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analysis of algorithms, we start with the algorithm of

insertion sort.

¾ We describe algorithms as programs written in a pseudocode

that is similar in many aspects to C or Java.

¾ In pseudocode, we employ whatever expressive method is

most clear and concise to specify a given algorithm. Issues of

implementation are often ignored in order to convey the

essence of the algorithm.

¾ Insertion sort is an efficient algorithm for sorting a small

number of elements. The input numbers are sorted in place:

the numbers are rearranged within the input array, with at

most a constant number of them stored outside the array at

any time.

2.1

Pseudocode for Insertion Sort

¾ INSERTION-SORT(A)

1 FOR j := 2 TO length[A]

2 DO key := A[j];

3 //Insert A[j] into the sorted sequence A[1 .. j-1]

4 i := j – 1;

5 WHILE i > 0 and A[i] > key

6 DO A[i+1] := A[i];

7 i := i – 1

END

8 A[i+1] := key

END

2.2

Loop Invariants and

the Correctness of Algorithms

¾ In the insertion sort algorithm, the elements

A[1..j-1] are the elements originally in positions 1

through j-1, but now in sorted order. We state

these properties of A[1..j-1] formally as a loop

invariant:

lines 1 - 8, the subarray A[1..j-1] consists of the

elements originally in A[1..j-1] but in sorted order.

an algorithm is correct.

2.3

¾ We must show three things about a loop invariant:

1. Initialization: It is true prior to the first iteration

of the loop.

2. Maintenance: If it is true before an iteration of the

loop, it remains true before the next iteration.

3. Termination: When the loop terminates, the invariant

gives us a useful property that helps show that the

algorithm is correct.

2.4

Showing the correctness of insertion sort by using a

loop invariant

¾ Initialization: We have to show that the loop invariant holds before

the first loop iteration, when j = 2. The subarray A[1..j-1],

therefore, consists of just the single element A[1], which is in fact

the original element in A[1]. Moreover, this subarray is sorted,

trivially.

¾ Maintenance: We have to show that each iteration maintains the

loop invariant. The body of the FOR loop works by moving A[j-1],

A[j-2], and so on by one position to the right until the proper

position for A[j] is found (lines 4-7), at which point the value of

A[j] is inserted (line 8).

¾ Termination: We examine what happens when the loop terminates.

The FOR loop ends when j exceeds n (the length of A), i.e., when j =

n + 1. Substituting n+1 for j in the statement of loop invariant, we

have that the subarray A[1..n] consists of the elements originally in

A[1..n], but in sorted order. But the array A[1..n] is the entire array.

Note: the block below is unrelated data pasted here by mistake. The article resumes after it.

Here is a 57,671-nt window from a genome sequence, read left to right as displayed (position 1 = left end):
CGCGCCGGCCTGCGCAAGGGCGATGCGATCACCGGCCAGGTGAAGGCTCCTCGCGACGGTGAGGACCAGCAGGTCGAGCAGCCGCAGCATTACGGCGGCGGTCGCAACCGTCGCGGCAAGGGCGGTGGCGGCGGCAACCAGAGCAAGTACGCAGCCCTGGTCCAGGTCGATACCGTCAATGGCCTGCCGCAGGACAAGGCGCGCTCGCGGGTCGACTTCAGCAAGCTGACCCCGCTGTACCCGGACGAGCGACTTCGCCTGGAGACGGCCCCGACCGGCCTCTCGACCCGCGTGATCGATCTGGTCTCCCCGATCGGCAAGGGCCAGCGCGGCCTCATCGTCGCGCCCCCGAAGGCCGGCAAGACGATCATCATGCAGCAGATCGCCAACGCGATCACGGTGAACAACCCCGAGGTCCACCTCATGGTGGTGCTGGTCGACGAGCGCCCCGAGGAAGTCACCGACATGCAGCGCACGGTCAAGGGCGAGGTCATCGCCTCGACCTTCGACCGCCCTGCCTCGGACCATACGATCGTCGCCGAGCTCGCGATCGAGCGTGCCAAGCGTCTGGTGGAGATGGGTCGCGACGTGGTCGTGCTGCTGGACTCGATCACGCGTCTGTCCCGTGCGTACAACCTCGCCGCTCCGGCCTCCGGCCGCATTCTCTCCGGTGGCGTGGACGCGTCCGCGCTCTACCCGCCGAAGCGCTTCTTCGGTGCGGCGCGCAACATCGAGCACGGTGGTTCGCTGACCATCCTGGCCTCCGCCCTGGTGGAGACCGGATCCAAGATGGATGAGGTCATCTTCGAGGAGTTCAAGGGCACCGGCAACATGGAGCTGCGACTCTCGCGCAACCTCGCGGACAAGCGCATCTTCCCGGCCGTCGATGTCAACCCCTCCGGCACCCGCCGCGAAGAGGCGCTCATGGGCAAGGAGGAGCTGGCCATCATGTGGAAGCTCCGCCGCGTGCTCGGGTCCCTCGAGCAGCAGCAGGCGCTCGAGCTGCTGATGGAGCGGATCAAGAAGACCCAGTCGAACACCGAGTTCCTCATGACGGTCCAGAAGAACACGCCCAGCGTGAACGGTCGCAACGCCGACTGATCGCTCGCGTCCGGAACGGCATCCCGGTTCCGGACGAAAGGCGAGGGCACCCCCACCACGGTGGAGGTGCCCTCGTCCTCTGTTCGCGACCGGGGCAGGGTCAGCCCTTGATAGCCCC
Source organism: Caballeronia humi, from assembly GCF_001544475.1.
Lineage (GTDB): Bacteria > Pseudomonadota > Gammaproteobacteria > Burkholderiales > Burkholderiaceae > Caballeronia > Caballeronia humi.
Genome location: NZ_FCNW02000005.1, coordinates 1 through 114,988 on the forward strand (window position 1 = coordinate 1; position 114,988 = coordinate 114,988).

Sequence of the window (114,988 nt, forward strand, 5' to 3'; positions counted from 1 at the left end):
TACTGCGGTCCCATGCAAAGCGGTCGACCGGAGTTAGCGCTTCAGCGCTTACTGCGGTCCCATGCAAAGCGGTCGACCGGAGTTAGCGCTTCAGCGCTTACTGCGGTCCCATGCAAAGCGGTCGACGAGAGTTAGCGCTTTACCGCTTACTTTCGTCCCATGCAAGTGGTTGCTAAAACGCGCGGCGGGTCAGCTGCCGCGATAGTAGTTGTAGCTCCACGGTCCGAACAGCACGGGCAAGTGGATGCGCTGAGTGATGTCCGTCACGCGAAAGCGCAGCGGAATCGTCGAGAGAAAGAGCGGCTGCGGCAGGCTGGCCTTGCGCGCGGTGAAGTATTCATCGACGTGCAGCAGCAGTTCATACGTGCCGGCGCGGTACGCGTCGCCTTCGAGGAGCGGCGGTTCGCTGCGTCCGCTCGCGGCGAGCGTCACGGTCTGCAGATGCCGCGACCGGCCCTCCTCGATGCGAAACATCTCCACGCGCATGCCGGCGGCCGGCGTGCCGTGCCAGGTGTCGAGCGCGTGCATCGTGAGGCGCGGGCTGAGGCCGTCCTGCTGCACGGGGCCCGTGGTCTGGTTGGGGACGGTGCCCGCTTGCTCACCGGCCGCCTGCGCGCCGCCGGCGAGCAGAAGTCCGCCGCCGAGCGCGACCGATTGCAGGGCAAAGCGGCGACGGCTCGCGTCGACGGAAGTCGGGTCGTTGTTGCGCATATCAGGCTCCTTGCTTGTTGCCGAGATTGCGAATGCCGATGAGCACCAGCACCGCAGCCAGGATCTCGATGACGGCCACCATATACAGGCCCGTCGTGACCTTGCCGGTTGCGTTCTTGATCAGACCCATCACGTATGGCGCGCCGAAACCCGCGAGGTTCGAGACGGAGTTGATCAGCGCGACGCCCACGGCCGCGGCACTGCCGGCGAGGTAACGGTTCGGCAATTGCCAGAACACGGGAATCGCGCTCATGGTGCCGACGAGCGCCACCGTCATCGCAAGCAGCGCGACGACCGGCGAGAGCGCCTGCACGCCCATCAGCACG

Hence, the entire array is sorted, which means that the algorithm

is correct.

2.5

WHILE Loops

constructs, such as while loops, for loops, and

repeat-until loops.

¾ We will focus on while loops. The other loops can be

written in terms of while loops, so no expressive

programming power is lost by restricting attention

to while loops alone.

¾ The template for a WHILE loop is as follows:

WHILE E

DO S

END

2.6

¾ The predicate E is a condition or boolean

expression. It is called the guard of the loop.

¾ If the loop is executed in a state in which E is

false, then the loop terminates immediately

without changing the state.

¾ If the loop is executed in a state s in which E is

true, then the loop executes the sequence of

statements S to reach a state s' from which the

loop is again executed. Execution of a loop thus

passes through a sequence of intermediate states.

¾ In general it is possible that a loop never

terminates execution, because the guard is true in

every state that is reached. It will therefore be

necessary to prove that the loops always

terminate when they are required to.

2.7

false

E

true

2.8

Example

¾ The "Russian Multiplication" algorithm multiplies two numbers

a and b by producing two columns of numbers, headed by a

and b.

¾ The first column is produced by repeated halving with

rounding down (integer division), and the second column is

produced by repeated doubling.

¾ All rows in which the first entry is even are removed.

¾ The sum of the second column then gives the product of a

and b.

2.9

Russian multiplication of 57 and 43

57 43

28 86

removed

14 172

7 344

3 688

1 1376

2451

2.10

¾ The algorithm can be described with a loop, which keeps track of

the running total as execution proceeds. When the loop finishes,

then the running sum total will be the product of the two

variables a and b.

x := a;

y := b;

total := 0;

WHILE x > 0

DO IF x mod 2 = 1 THEN total := total + y END;

x := x/2;

y := y*2

END

2.11

¾ The loop in the previous slide is supposed to implement the Russian

Multiplication algorithm, but no argument has yet been given concerning

its correctness.

¾ Correctness must be with respect to a requirement, expressed as a

postcondition P. For the Russian Multiplication loop, the postcondition

is that total = a*b.

¾ Since a loop execution passes through many intermediate states, the

relationship between the initial state from which it is executed, and

the final state it reaches, must take the intermediate states into

account.

¾ The relationship between one intermediate state and the next is

described by the body S of the loop.

¾ The key link between successive states is captured by a loop invariant.

2.12

¾ A loop invariant is a condition (predicate) which holds of all

of the states that the execution of the loop passes through,

before and after each execution of the loop body S. It

therefore provides a link between the initial and final

states, connected through all of the intermediate states.

2.13

I

I

I ∧ ¬E

E

I∧E

S

P

I

2.14

Example

¾ Consider again the Russian Multiplication.

¾ It requires that total = a*b in the final state.

¾ In the initial state: x = a & y = b & total = 0.

¾ Proving that the algorithm is correct requires the

identification of some predicate I on some or all of the

variables, which is true for the initial state, is preserved by

the body S of the loop, and which implies the postcondition

total = a*b when the guard x > 0 is false.

¾ One suitable invariant is the following:

total + x * y = a * b

¾ At any particular stage, the invariant describes what has

been achieved so far, as encapsulated in the value total.

2.15

¾ The proof is as follows:

9 Initialization: Initially, total = 0 and x*y is indeed a*b. So the

invariant is true when the loop begins.

9 Maintenance: On a single pass through the loop, there are two

possibilities:

1. If x is even, then total remains as it was, x is halved, and y is